Newswire: West African leaders rush to save President of Mali from expulsion

Mali opposition leader M. Dicko

July 27, 2020 (GIN) – Presidents from five West African countries are stepping up efforts to end a crisis in Mali which threatens to topple the President of that troubled country.
The five regional leaders, Malian government officials and members of the opposition were meeting since the previous week following a month of street protests by tens of thousands of Malians that sparked clashes with police in which the United Nations says at least 14 protesters died.
Malians are said to be furious over government foot dragging on entrenched corruption, disputed local election results and army losses to jihadists.
Mahamadou Issoufou, President of Niger and current chair of ECOWAS, a 15-member regional, political and economic union, pledged that strong measures were being planned to resolve the crisis.
The opposition, called M5-RFP and headed by Mahmoud Dicko, a Muslim cleric, warned that protests would continue until Malian President Ibrahim Boubacar Keita stepped down. After a final meeting late last Thursday, Dicko told journalists there had been no progress, and nothing had been offered at the moment that was acceptable to them.
“M5-RFP demands the resignation of Keita or the satisfaction of our demands,” which include the establishment of a committee of inquiry into civilian deaths and a transitional government, the group’s spokesman Nouhoum Togo told Reuters news service.
Niger’s Issoufou rejected the call for President Keita’s resignation. “There will be no unconstitutional change of power in the ECOWAS region,” Issoufou declared.
This won’t be the first time that ECOWAS has intervened to settle problems in Mali. A coup by disgruntled military over the management of the Tuareg rebellion in 2012 and raging inter-ethnic conflicts, predominantly pitting the Fulani against the Dogon communities, brought harsh sanctions by ECOWAS leaders.
According to Human Rights Watch, Mali’s human rights situation deteriorated in 2019 as hundreds of civilians were killed in numerous attacks by armed Islamists in northern and central parts of the county allied to Al-Qaeda and the Islamic State. The Islamists targeted Malian security services, peacekeepers, international forces, and increasingly, civilians.
Malian security forces, in counterterrorism operations, also subjected numerous suspects to severe mistreatment and several died in custody or were forcibly disappeared.
A U.N. force, called MINUSMA, established by the U.N. Security Council in 2013, continues to work in the country with a total of more than 15,000 personnel and 15,209 military personnel, police and others.

Newswire : As war widens in Africa, body bags begin to fly home

Niger soldiers and medics

Niger soldiers and medics

( – A funeral was held over the past weekend for Sgt. La David Johnson, killed in a country few could find on a map and for a war that few lawmakers knew anything about.
Sgt. Johnson, a Floridian, was one of a dozen Special Operations and Green Beret forces who, along with 30 Nigerien soldiers, were in southwestern Niger on Oct. 4 in an effort to track down a former member of the Movement for Unity and Jihad in West Africa. As the team departed, they were ambushed by members of the Islamic State in the Greater Sahara.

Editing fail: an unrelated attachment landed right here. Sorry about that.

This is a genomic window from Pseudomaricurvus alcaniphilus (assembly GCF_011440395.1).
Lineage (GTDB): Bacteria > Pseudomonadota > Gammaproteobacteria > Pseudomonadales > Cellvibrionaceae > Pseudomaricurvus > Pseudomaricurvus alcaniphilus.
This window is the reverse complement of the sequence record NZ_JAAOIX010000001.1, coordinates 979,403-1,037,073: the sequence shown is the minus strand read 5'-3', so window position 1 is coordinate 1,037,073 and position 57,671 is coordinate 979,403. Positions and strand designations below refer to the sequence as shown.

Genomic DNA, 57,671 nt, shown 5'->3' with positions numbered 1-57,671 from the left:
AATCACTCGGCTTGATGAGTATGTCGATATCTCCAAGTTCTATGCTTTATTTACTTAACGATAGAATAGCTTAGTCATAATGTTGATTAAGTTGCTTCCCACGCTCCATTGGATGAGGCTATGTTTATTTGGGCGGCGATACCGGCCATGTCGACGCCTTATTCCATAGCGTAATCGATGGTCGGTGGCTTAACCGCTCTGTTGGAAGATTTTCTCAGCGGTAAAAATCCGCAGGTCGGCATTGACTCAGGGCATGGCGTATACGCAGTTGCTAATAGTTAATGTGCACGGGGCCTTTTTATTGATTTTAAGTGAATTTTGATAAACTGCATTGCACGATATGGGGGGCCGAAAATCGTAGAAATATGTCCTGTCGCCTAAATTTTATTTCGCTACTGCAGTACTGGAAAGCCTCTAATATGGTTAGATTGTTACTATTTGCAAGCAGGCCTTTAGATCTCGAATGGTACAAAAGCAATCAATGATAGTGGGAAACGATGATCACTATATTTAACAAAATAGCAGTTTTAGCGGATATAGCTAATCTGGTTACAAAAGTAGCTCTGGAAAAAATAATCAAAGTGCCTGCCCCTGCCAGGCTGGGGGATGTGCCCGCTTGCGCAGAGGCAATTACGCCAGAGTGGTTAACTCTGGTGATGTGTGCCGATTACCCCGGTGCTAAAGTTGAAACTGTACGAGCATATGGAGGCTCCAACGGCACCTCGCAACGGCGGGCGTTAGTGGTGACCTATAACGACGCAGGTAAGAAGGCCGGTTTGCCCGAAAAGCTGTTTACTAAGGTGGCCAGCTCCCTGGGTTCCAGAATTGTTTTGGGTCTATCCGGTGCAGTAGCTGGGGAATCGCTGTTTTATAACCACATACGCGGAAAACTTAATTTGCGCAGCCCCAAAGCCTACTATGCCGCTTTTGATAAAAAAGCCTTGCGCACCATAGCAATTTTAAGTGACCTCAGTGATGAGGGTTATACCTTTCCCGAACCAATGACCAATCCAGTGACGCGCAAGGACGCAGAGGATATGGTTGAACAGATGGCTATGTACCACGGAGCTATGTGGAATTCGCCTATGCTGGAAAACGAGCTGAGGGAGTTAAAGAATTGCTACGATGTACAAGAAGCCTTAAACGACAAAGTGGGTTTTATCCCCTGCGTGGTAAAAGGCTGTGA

Four from the U.S. team died in the skirmish as did five Nigerian soldiers. Two Americans were wounded.
“It turns out that this village was a little contaminated by hostile forces,” said Moussa Aksar, a terrorism specialist interviewed by Voice of America. “The unit stayed a little longer than expected because apparently people were aware that something was going on.”
Some 800 U.S. service members are in Niger supporting a French-led mission to defeat the Islamic State, al-Qaida and Boko Haram. The U.S. has drone bases in Niger as well as significant intelligence resources.
Gen. Joseph Dunford, chair of the Joint Chiefs of Staff, says the American people, including the families of the fallen soldiers in Niger, deserve answers about this month’s deadly ambush.
But investigative journalist Nick Turse says there is much more to this story. Writing for Vice news, Turse says: “Today, special operators are carrying out nearly 100 missions at any given time — in Africa alone. It’s the latest sign of the military’s quiet but ever-expanding presence on the continent, one that represents the most dramatic growth in the deployment of America’s elite troops to any region of the globe.”
He continued: “In 2006, just 1 percent of all U.S. commandos deployed overseas were in Africa. In 2010, it was 3 percent. By 2016, that number had jumped to more than 17 percent.
“In fact, there are now more special operations personnel devoted to Africa than anywhere except the Middle East.” Overall, there are about 6,000 U.S. troops across the African continent. More than half are in Djibouti, with others in Tunisia, Senegal and Somalia.
In a report obtained by Turse, U.S. Army General Donald Bolduc, who runs the special operations command in Africa (SOCAFRICA) admits: “Africa’s challenges could create a threat that surpasses the threat that the United States currently faces from conflicts in Afghanistan, Iraq, and Syria.”
“We owe the American people an explanation of what their men and women were doing at this particular time,” Dunford said. “And when I say that, I mean men and women in harm’s way anywhere in the world — they should know what the mission is and what we’re trying to accomplish when we’re there.”